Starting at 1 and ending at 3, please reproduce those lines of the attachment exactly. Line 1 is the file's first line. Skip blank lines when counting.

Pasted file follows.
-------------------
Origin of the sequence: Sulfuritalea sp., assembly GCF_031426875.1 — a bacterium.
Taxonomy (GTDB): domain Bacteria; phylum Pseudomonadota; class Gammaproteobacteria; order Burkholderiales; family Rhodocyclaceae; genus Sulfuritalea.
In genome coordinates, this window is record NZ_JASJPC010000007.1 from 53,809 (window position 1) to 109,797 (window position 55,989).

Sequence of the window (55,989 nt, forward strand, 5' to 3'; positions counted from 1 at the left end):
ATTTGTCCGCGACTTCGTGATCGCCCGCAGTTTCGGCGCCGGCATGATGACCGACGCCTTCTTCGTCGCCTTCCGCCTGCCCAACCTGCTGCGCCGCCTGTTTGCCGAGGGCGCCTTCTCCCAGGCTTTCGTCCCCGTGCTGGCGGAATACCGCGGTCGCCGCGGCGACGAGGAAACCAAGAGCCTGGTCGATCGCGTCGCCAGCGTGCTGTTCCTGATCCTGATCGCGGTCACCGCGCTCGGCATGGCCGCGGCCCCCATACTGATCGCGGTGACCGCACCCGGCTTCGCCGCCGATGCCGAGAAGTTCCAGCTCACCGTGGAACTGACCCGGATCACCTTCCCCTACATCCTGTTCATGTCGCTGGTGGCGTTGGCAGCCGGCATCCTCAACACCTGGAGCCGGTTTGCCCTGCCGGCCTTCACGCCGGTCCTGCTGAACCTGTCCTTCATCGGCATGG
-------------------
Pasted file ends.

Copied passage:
Origin of the sequence: Sulfuritalea sp., assembly GCF_031426875.1 — a bacterium.
Taxonomy (GTDB): domain Bacteria; phylum Pseudomonadota; class Gammaproteobacteria; order Burkholderiales; family Rhodocyclaceae; genus Sulfuritalea.
In genome coordinates, this window is record NZ_JASJPC010000007.1 from 53,809 (window position 1) to 109,797 (window position 55,989).